Mistake #1: Starting without a valid reason from your child’s perspective
Simply telling a child “you must get organised” is not going to work even if you come up with very valid reasons to do so. She may agree to do something about the clutter or her lack of punctuality, but without a strong personal motivation, it’ll be difficult for her to get it going and to keep it up.
Solution #1: Have a discussion with your child and adopt a non-judgemental attitude.
Help her develop an awareness of what her untidy habit is costing her. Look for a point of leverage – the value for her in getting more organised.
For instance, getting an 11-year-old to be on time for her morning school bus pick-up was achieved by carving 5 minutes out in her morning routine for her to style her hair – something she was desperate to do – once she had shown that she could consistently be on time for three weeks.
Solution #2: Involve your child in the process
Involve your child in the organising process and help her build a system that takes her preferences into consideration.
For instance, getting a 10-year-old boy to put his dirty clothes in the laundry basket would involve moving the laundry basket from the bathroom to his bedroom, where he usually gets undressed.
Mistake #3: Letting your child organise with zero help
At the opposite end of the spectrum, some parents simply expect their child to solve the problem on her own. But the child would have solved the problem at hand if she had the skills.
Solution #3: Volunteer your help to your child, but respect her decisions
If organising is not one of your strengths or if you feel you may lack patience or detachment, you may wish to seek the help of a professional organiser who is sensitive to your family’s situation.
Solution #4: Give your child a chance to learn from his or her mistakes
Give your children a chance to learn from their mistakes by pointing out to them and allowing them to bear the consequences of their actions and decision.
Make sure the rest of your household, including your domestic helper, acts accordingly. As renowned advice columnist Ann Landers puts it: “It is not what you do for your children, but what you have taught them to do for themselves, that will make them successful human beings.”
Mistake #5: Expecting perfection
Your demands for perfection from your children should be avoided. This could undermine their efforts and deter them from putting in more effort all together, especially if they are consistently told that their efforts are not good enough.
It’s also unrealistic to expect changes overnight. As in many other areas, it takes practice to find a system that will work for her. Truth be told, for a new habit to kick in requires about four weeks.
Mistake #6: Assigning chores wrongly
You may think that your 10 year old should be old enough to know how to vacuum the place on her own. But being unfamiliar to actually using the vacuum, especially to those still using vacuums with a plug, she may not be aware of the danger of long wires and the need to unplug the vacuum to another electricity outlet source for the next room. Even if she did, there should be adult supervision when the child is doing the unplugging.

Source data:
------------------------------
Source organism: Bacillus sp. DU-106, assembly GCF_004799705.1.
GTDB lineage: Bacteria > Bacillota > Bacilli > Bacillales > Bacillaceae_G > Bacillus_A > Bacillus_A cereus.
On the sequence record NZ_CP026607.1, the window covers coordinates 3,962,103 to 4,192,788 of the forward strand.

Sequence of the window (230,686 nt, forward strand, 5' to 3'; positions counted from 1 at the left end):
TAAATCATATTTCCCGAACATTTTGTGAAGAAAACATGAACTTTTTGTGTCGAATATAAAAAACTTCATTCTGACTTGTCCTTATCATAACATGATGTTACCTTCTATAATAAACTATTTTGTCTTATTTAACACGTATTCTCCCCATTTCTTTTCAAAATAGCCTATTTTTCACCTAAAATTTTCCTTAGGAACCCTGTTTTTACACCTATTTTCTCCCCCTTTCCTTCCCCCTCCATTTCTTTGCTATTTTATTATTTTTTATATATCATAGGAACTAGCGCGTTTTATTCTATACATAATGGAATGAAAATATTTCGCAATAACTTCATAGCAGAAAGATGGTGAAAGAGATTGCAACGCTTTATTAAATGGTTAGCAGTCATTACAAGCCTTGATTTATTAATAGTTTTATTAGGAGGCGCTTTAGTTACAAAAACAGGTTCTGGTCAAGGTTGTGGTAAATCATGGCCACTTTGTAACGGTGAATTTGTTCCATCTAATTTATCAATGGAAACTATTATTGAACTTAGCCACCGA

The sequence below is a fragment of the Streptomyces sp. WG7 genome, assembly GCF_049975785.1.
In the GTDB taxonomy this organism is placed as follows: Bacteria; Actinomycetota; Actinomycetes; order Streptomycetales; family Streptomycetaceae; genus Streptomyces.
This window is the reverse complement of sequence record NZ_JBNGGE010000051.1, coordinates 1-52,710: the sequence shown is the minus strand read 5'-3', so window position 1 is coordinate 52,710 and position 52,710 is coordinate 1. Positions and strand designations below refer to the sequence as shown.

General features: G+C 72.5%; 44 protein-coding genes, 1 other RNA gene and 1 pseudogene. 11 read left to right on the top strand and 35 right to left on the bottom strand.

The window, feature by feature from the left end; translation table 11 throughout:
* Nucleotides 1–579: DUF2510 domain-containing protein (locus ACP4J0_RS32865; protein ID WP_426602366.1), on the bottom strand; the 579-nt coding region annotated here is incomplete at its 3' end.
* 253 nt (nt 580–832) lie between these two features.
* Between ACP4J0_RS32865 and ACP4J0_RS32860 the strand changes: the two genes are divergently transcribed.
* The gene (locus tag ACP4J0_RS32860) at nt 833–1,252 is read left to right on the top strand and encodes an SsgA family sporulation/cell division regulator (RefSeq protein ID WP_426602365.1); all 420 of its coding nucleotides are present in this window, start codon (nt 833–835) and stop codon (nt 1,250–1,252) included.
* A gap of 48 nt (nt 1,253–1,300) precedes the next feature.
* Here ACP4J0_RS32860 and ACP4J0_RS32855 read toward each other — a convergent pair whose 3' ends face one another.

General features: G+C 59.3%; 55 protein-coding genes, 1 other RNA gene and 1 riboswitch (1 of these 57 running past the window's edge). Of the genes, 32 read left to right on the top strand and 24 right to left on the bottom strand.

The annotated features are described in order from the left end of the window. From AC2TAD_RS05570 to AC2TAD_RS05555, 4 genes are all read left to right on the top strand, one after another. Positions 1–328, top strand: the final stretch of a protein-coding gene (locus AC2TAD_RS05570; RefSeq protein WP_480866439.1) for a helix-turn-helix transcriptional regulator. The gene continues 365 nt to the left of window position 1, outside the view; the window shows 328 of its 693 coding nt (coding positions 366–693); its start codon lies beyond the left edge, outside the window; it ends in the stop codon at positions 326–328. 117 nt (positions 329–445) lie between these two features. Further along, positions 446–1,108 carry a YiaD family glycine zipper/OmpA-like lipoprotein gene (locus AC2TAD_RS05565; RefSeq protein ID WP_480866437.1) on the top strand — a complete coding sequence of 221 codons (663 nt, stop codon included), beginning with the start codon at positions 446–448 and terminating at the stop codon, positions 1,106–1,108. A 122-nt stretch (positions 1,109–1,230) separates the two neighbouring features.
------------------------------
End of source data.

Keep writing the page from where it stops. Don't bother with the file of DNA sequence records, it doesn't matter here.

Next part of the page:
Solution #6: Guide your child patiently
Especially your child is doing the chore for the first three times, it is best to be there to supervise throughout the entire duration so as to be able to guide him or her through. The child might not be aware of how to properly clean the corners, or the damage a tight wire tugging on the base of a light table could do.
Mistake #7: Assigning non-age appropriate tasks
It’s difficult to expect your three year old to make the bed perfectly or to clean up the entire playroom on his or her own. It’s important to mitigate your expectations and assign age-appropriate tasks,
Solution #7: Break down the big task into smaller ones
Your three year old may not be able to make his or her bed perfectly but you can break down the task and assign your child to pack the pillows to how they should be properly places. This simple task would instill confidence in the child. Likewise, instead of asking your four year old to vacuum the entire room, you can let them dust the room or a shelf with old rags or socks
Mistake #8: Being too serious about cleaning
By being too strict and serious about cleaning, this may deter your child from helping out again the next time. If you are too nit-picky and start to correct your child at the slightest mistake, this could deter him or her from helping out again.
Solution #8: Make cleaning up a game
Try to create excitement by making cleaning into a game. You could try adding in a timer to see how fast your child has completed the task or to create a small cleaning competition between his or her siblings.
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Mistake #9: Venting your frustrations about cleaning often
If you often have angry outbursts when cleaning or about cleaning, the child could associate cleaning with unhappiness and would much rather not help out in this ‘difficult and frustrating’ task.
Solution #9: Calm cleaning
When you are cleaning in the presence of your young children, it’s crucial to present a calm demeanor when you begin on your housework. Although it may be challenging at times when you are trying to get a pesky stain off the floor or when the house is just in a mess, take a deep breath and be aware that your children have their eyes on you.
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Mistake #10: Not setting a good example
If you are not setting a good example with your untidy room, then chances are you are giving the signal to your child that being messy is ok. This effect could snowball and your child may grow to have a higher inertia towards cleaning.
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